EYE on NPI: Silicon Labs MG24 Development Kit #EYEonNPI #digikey #Adafruit @siliconlabs @digikey @adafruit

This week’s EYE ON NPI (video) is going to Matter a lot to you if you’re interested in integrating with the world of IoT devices and sensors that is converting on us, inside the home and out in the world…It’s the Silicon Labs MG24 Series of development boards – featuring the Silicon Labs EFR32MG24 series of chips, designed for use with Matter, an open-source connectivity standard for smart home and Internet of Things devices from the Connectivity Standards Alliance, formally the ZigBee Alliance.

The EFR32MG24 chips are fully featured Cortex M33’s with tons of peripherals, timers, and of course, a 2.4GHz radio that can be programmed to operate as a ZigBee device. That makes it perfect for use in designing low cost, low power, home automation devices that don’t need the power and complexity of WiFi.

Not content with just ZigBee as an independent wireless transport, the CSA has renamed itself to demonstrate that the common 2.4GHz protocol is part of a constellation of transports that can be used for home automation. One way to think about it is that there are many ‘transports’ used in the home and office: WiFi, Cellular, ZigBee and Z-Wave, Bluetooth and perhaps even other protocols such as LoRa or generic ISM band radio.

Each transport has its own pros and cons: you often have to pick between power, complexity, data-rate, range, and cost. For example, WiFi is medium range, medium cost, high power, medium complexity and high data rate: once you set up the access point, and as long as it’s plugged into the wall, it tends to work very well.

ZigBee is medium range, low power, low cost, and high complexity since you need a gateway to use.

These transports live on the lower ‘levels’ of the 7 Layer OSI Model. Each family of home devices comes with their own transport, and often they come up with their own custom application layer as well. This means that you can’t use something made for Alexa with HomeKit unless the developer programmed both. It’s caused fragmentation and utter frustration when someone buys a smart light bulb or HVAC controller just to find out that its walled off from the rest of their devices.

The goal of Matter is to unify the upper layers so that devices can be discovered and controlled by any kind of hub: from a DIY Raspberry Pi to an official device from Apple, Google/Nest, Meta, or other – much like you can use your Windows desktop or Android phone to view a website designed on a Mac, and hosted on Linux.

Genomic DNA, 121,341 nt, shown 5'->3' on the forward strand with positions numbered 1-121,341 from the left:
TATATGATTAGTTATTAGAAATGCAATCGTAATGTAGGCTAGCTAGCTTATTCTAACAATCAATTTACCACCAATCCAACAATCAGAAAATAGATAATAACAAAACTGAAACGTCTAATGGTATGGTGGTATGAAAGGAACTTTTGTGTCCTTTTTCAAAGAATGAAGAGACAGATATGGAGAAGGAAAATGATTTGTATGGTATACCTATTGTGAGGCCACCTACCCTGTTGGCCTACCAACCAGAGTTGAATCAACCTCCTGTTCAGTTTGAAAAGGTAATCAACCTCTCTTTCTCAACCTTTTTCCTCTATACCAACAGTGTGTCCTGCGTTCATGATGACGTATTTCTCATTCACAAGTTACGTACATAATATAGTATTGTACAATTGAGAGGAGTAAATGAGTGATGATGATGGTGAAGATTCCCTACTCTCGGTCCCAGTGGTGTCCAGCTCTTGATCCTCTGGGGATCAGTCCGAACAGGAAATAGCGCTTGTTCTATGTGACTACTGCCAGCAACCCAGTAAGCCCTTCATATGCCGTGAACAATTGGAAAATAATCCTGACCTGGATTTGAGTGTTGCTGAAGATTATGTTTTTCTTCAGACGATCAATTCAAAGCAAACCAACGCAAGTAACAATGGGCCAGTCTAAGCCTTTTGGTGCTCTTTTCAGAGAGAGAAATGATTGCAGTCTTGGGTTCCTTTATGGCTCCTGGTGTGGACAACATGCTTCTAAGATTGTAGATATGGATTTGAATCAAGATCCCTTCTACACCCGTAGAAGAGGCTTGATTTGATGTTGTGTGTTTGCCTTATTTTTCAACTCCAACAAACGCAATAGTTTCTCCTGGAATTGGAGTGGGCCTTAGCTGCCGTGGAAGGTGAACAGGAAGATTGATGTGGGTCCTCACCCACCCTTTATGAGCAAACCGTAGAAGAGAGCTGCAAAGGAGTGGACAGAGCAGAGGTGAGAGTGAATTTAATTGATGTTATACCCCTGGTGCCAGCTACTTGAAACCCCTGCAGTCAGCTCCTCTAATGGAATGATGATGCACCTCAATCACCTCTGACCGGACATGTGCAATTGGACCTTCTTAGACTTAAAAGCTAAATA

The biggest companies in this space, Amazon, Apple and Google, have already signed on to make sure that their products adhere to Matter’s API. Which means that you, the engineer tasked with creating the next new product line for your company should be interested in whether or not this “Matters” to you. The good news is that joining an ecosystem means you can make a small device that competes in a ‘big playground’ of sensors, voice agents, automation tools, and gateways.

But, much like real-life playgrounds, we need to play nicely with the others – not scream in kids’ ears, errr… overwhelm the share spectrum resource. We also have to let every device have a turn at commands, and not interfere with their behavior. Thus, Matter certification! Silicon Labs has a white paper on Understanding The Path to Certifying Your Matter Devices.

Moreover you can get started immediately by picking up one or two of Silicon Labs’ MG24 development kits for less than $40 and you can begin immediately with developing on the EFR32MG24, a well-documented, low-power friendly chip with built in 2.4 GHz radio.

Inside is a Cortex M33 running at 78 MHz, with 1.0 to 1.5MB of flash and 128 to 256KB of SRAM so it’s got plenty of room to handle multiple protocol stacks, security layers and any RTOS or Matter layers. SiLabs has been making radio-inclusive chips for many, many years, so you know that there will be great support and documentation.

We also have the beginnings of a CircuitPython port for this chip, although at the time of this writing there is not Matter support built in, it would still be very helpful for bringing up a development board and verifying hardware.

Want to take Matter into your own hands? DigiKey has you covered here: the XG24-EK2703A Explorer Kit is a great starting point with USB, mikroBus-compatible GPIO headers, debug port, and Qwiic/QT port. For final integration, you can also pick up raw chips such as the Silicon Labs EFR32MG24A010F1536IM48 or integrated modules that have passives and antenna wired up for quick usage. All are in stock for immediate shipment – order today and DigiKey will deliver to you Matter on a silver platter by tomorrow afternoon!

Follow it up by watching the DigiKey + Silicon Labs webinar on Matter development and certification to get your product out the door ASAP.

See the Silicon Labs video below:

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